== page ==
The first stages of construction were completed in 2018, including roads and other infrastructure including picnic areas with shelters, BBQs, tables and benches and toilet facilities. As work progresses, the team is working to ensure the heritage remains are preserved and available for viewing and enjoyment by the general public.

Project Manager Bryan Finney said, “Construction is progressing well, we expect to start work on the interpretive building in the next few weeks. Work is also progressing on the Park infrastructure which includes a 1.5km walking track around the lake. As part of this work, the archaeologists monitoring construction have uncovered building foundations that were not previously known.

“We’re hoping to begin allowing public access by around the middle of the year with an official opening sometime in the second half of 2019.”

Retaining and preserving the historical remnants of the North Harbour site has been an important part of the North Harbour planning process. Following an application process initiated by the developers of North Harbour, the area has been listed and protected on the Queensland Heritage Register since 2011 as a place of Queensland State significance.

North Harbour’s Heritage Expert is Steve Chaddock from Timeline Heritage who is working with a team of archaeologists at the remains of the “Moray Fields” property that was built by George Raff at what is now the North Harbour site. Steve said: “We are looking to carefully record the exposed areas of the old house and its outbuildings and yards so that we can later interpret that to the public and in advance of a tree management program aiming to preserve the State Listed archaeological remains.”

The history of the site will be interpreted from a dedicated “interpretive centre” that delivers a ‘mind map’ of the site before it is experienced first-hand. The facility will present historic photographs, sketches and display objects which will allow visitors to appreciate the stories and significant developments from the past up to the present day.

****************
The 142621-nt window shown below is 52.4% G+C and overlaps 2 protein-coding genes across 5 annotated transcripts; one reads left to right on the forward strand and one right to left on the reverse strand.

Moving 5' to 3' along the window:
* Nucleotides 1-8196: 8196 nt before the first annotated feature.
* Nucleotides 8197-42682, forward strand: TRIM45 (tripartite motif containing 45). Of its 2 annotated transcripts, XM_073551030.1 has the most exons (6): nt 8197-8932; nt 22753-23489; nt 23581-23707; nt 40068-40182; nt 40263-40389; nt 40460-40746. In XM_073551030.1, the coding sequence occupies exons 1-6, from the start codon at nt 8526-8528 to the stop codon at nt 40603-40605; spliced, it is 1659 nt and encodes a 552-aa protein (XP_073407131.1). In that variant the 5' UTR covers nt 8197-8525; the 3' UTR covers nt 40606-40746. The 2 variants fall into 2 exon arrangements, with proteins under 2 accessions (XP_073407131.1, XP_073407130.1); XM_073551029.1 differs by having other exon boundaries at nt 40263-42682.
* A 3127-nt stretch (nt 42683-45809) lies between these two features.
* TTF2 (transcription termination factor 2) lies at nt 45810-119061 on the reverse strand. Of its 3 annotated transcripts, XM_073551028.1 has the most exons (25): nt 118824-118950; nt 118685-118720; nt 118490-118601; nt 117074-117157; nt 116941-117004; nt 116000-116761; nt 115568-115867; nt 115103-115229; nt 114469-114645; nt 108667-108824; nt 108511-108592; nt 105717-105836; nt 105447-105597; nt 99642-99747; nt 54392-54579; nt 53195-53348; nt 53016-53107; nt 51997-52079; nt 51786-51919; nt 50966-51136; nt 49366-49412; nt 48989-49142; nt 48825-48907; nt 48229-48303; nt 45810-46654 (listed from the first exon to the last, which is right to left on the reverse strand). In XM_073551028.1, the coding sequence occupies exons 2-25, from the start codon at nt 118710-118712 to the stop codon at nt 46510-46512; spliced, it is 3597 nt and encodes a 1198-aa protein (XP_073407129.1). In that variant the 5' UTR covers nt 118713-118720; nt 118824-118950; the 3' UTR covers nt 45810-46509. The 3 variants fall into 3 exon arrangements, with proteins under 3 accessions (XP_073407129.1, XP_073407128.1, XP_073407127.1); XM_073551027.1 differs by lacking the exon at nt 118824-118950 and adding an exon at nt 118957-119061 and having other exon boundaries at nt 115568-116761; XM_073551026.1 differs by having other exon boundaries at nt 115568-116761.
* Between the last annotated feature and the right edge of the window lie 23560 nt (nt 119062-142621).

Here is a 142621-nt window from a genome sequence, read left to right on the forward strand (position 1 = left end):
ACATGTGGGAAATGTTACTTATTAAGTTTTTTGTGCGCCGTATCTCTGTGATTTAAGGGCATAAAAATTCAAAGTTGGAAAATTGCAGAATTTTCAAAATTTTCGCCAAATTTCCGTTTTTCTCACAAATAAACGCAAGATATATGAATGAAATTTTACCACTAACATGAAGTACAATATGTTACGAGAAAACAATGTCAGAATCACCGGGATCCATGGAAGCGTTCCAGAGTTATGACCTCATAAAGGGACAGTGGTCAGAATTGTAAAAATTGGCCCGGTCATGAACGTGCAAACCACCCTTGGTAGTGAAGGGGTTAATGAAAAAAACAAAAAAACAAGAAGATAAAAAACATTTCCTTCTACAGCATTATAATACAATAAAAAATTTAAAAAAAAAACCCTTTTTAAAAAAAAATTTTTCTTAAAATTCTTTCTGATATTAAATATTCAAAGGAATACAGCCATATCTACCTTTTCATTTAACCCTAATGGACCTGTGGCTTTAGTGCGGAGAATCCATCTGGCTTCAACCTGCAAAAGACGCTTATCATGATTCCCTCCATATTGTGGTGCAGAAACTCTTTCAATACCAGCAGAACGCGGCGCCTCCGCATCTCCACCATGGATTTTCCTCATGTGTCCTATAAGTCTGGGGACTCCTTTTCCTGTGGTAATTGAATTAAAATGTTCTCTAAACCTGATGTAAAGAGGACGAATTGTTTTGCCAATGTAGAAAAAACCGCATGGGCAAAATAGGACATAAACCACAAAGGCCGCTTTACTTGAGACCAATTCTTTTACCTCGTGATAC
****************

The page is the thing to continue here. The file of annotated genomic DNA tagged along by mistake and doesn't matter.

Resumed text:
Interpretation delivery will be provided in the landscape alongside a network of heritage trails and using static signage as well as digital content for mobile devices. The delivery of interpretation will be aimed at school-aged students as well as local, state and international visitors learning about local history and South Sea Islander heritage.

On a broader community level, the South Sea Islander history of the site has presented an opportunity to recognise the contribution made by past generations of South Sea Islanders and provide a tangible, visitable focus for the Island and Australian South Sea Islander community and their descendants. Space is made available for the South Sea Islander community to remember their ancestors at this place.

The Heritage Park area is currently able to be accessed on Saturday mornings at 7.00am for those participating in the free, weekly North Harbour River parkrun. Check out the Facebook page for more information, including directions.

Find North Harbour

North Harbour’s Sales and Information Centre & Display Village with café and two playgrounds is open seven days a week, 10am-5pm. Located on the corner of Buckley Road and Fraser Drive, Burpengary East, the Display Village showcases 33 brand new home designs from 17 of Australia’s best builders. North Harbour recently won the UDIA Queensland Award for Best Residential Subdivision and is EnviroDevelopment Accredited.

Visit the North Harbour website for more information on building new houses at North Harbour. Sign up for email updates to keep up to date with the latest news, events and information, including our regular events, or follow us on Facebook.

Reenactor Spotlight: Historia’s Damien Fegan

Five decades of re-enactment

As we approach the 30th Abbey Medieval Festival and the start of my fifth decade as a re-enactor I think these are appropriate milestones for me reflect on what has passed. I am the first to admit that even though I have now performed at 28 Abbey Festivals I am still having difficulty in grasping that the event is turning 30; my how times flies when other people are having fun trying to stab, and bludgeon with a variety of pointy metal objects.

The growth of the festival and the growth of living history or re-enactment in Queensland are intrinsically linked, as I believe it is no accident that there are more re-enactors in Queensland than there are in the rest of Australia. Strange as it may seem even many of the ancient and modern era re-enactment groups have many of the medieval re-enactors who regularly perform at the festival among their core members. After all after you have spent a small fortune and years of research on getting your medieval impression happening properly, starting again from scratch for a completely different era makes perfect sense; at least to some of us!

Why Medieval re-enactment?

This does beg the question what is the attraction in re-enactment that makes the time, money and effort worthwhile?

Speaking from personal experience it is quite simply more emotionally and intellectually rewarding in ways not many activities can be. It has introduced me to people of such prodigious talents and intellect that I feel awed to call them my friends.